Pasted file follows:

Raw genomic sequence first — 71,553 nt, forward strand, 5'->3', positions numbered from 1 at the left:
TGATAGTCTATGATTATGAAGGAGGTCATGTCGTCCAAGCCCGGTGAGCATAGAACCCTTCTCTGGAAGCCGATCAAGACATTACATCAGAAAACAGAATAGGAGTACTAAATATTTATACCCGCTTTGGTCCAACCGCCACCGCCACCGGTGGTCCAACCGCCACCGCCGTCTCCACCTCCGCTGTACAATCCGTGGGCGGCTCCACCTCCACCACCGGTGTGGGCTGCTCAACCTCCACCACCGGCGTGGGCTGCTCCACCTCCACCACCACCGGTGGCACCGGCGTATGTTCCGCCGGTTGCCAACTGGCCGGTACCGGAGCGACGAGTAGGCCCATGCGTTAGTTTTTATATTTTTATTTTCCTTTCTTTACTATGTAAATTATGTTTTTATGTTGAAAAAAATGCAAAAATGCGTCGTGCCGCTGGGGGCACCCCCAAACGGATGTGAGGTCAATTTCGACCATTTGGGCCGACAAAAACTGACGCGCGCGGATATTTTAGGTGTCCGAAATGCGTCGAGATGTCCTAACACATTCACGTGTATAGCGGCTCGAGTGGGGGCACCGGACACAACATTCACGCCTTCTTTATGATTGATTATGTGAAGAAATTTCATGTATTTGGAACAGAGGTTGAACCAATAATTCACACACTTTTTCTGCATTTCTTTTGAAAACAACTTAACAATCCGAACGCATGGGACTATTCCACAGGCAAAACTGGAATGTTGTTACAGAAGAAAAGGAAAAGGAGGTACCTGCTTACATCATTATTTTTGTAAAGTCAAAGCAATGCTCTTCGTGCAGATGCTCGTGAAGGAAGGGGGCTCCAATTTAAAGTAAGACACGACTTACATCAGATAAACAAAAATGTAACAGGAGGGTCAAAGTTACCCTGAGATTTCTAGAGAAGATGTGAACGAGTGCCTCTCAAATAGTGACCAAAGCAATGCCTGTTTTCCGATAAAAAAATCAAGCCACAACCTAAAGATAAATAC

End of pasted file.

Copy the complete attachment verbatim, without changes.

Raw genomic sequence first — 71,553 nt, forward strand, 5'->3', positions numbered from 1 at the left:
TGATAGTCTATGATTATGAAGGAGGTCATGTCGTCCAAGCCCGGTGAGCATAGAACCCTTCTCTGGAAGCCGATCAAGACATTACATCAGAAAACAGAATAGGAGTACTAAATATTTATACCCGCTTTGGTCCAACCGCCACCGCCACCGGTGGTCCAACCGCCACCGCCGTCTCCACCTCCGCTGTACAATCCGTGGGCGGCTCCACCTCCACCACCGGTGTGGGCTGCTCAACCTCCACCACCGGCGTGGGCTGCTCCACCTCCACCACCACCGGTGGCACCGGCGTATGTTCCGCCGGTTGCCAACTGGCCGGTACCGGAGCGACGAGTAGGCCCATGCGTTAGTTTTTATATTTTTATTTTCCTTTCTTTACTATGTAAATTATGTTTTTATGTTGAAAAAAATGCAAAAATGCGTCGTGCCGCTGGGGGCACCCCCAAACGGATGTGAGGTCAATTTCGACCATTTGGGCCGACAAAAACTGACGCGCGCGGATATTTTAGGTGTCCGAAATGCGTCGAGATGTCCTAACACATTCACGTGTATAGCGGCTCGAGTGGGGGCACCGGACACAACATTCACGCCTTCTTTATGATTGATTATGTGAAGAAATTTCATGTATTTGGAACAGAGGTTGAACCAATAATTCACACACTTTTTCTGCATTTCTTTTGAAAACAACTTAACAATCCGAACGCATGGGACTATTCCACAGGCAAAACTGGAATGTTGTTACAGAAGAAAAGGAAAAGGAGGTACCTGCTTACATCATTATTTTTGTAAAGTCAAAGCAATGCTCTTCGTGCAGATGCTCGTGAAGGAAGGGGGCTCCAATTTAAAGTAAGACACGACTTACATCAGATAAACAAAAATGTAACAGGAGGGTCAAAGTTACCCTGAGATTTCTAGAGAAGATGTGAACGAGTGCCTCTCAAATAGTGACCAAAGCAATGCCTGTTTTCCGATAAAAAAATCAAGCCACAACCTAAAGATAAATAC